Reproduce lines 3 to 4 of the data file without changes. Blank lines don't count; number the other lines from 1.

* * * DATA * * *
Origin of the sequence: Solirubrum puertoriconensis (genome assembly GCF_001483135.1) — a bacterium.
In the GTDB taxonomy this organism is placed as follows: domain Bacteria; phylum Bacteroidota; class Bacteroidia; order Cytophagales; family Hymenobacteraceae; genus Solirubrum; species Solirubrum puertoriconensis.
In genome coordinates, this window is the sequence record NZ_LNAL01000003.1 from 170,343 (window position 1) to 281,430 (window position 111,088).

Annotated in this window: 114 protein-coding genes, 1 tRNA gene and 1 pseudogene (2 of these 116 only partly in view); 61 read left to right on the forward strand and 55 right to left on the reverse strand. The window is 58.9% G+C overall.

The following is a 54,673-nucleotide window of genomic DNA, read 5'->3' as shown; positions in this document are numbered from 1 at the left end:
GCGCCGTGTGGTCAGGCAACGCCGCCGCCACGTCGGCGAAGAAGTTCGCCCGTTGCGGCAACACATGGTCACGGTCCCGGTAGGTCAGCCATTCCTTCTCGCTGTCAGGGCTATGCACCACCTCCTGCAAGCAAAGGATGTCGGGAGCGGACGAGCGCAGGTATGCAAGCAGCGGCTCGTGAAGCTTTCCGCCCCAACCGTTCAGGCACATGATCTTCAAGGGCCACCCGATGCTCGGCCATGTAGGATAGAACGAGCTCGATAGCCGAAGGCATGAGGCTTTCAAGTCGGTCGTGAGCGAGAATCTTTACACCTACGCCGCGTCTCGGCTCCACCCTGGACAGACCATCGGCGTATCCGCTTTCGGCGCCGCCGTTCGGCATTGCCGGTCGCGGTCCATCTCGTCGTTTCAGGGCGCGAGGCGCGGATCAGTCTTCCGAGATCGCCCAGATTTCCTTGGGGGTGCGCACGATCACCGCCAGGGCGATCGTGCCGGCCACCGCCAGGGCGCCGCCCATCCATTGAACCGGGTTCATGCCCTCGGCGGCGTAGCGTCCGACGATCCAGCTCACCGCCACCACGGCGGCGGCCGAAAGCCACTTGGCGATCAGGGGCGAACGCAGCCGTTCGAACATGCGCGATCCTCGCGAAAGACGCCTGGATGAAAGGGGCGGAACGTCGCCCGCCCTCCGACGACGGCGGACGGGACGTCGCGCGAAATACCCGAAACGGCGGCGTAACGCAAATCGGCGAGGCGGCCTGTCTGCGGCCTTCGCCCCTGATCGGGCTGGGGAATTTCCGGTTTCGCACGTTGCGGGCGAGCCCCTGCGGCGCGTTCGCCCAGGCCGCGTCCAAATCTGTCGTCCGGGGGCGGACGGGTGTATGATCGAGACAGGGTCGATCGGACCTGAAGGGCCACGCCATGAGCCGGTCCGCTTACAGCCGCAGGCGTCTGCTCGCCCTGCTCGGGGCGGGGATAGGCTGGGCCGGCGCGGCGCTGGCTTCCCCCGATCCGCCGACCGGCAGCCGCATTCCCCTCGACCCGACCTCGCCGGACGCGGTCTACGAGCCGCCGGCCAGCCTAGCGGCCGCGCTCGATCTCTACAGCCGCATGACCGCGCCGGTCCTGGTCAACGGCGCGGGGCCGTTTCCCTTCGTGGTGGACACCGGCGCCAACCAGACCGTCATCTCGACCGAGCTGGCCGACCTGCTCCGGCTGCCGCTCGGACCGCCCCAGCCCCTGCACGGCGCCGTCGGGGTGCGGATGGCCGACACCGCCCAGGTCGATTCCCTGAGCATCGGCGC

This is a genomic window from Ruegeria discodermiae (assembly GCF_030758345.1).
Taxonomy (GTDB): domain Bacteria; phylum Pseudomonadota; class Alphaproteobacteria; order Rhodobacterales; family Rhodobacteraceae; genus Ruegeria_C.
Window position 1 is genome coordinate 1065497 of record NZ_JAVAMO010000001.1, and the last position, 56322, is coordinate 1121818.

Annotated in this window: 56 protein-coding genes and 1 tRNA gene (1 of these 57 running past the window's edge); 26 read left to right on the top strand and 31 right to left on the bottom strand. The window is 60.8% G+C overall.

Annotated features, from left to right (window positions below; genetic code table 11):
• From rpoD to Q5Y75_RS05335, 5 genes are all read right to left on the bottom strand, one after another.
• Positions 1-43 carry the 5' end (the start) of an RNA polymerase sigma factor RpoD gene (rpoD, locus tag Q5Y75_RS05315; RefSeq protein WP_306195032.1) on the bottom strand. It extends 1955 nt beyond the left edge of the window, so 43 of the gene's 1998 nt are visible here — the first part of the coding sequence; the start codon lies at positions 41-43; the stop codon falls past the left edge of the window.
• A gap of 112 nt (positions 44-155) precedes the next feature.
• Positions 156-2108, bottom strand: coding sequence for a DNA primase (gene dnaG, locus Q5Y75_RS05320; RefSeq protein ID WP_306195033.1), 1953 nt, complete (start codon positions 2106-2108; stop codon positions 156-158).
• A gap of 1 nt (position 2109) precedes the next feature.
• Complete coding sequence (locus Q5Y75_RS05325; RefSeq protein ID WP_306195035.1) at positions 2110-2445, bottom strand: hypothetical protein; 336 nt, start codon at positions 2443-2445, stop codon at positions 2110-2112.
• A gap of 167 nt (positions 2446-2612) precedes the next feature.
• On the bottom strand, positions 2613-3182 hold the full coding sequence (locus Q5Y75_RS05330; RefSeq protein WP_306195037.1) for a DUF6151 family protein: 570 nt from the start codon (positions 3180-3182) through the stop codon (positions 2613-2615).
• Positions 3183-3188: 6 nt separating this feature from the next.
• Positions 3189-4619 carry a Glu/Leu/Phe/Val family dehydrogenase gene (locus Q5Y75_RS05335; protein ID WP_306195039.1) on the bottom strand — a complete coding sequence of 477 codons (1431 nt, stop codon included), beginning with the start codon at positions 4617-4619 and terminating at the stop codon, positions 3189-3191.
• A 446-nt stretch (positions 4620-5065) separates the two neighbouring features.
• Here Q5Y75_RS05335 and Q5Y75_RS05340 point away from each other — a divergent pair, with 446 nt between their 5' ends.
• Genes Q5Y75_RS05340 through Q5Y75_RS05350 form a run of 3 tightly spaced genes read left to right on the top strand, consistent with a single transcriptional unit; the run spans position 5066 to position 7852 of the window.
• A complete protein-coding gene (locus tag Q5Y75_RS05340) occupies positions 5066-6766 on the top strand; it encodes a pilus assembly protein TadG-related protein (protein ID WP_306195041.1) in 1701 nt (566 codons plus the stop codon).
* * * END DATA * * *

In genome coordinates, this window is the sequence record NZ_LNAL01000003.1 from 170,343 (window position 1) to 281,430 (window position 111,088).

Annotated in this window: 114 protein-coding genes, 1 tRNA gene and 1 pseudogene (2 of these 116 only partly in view); 61 read left to right on the forward strand and 55 right to left on the reverse strand. The window is 58.9% G+C overall.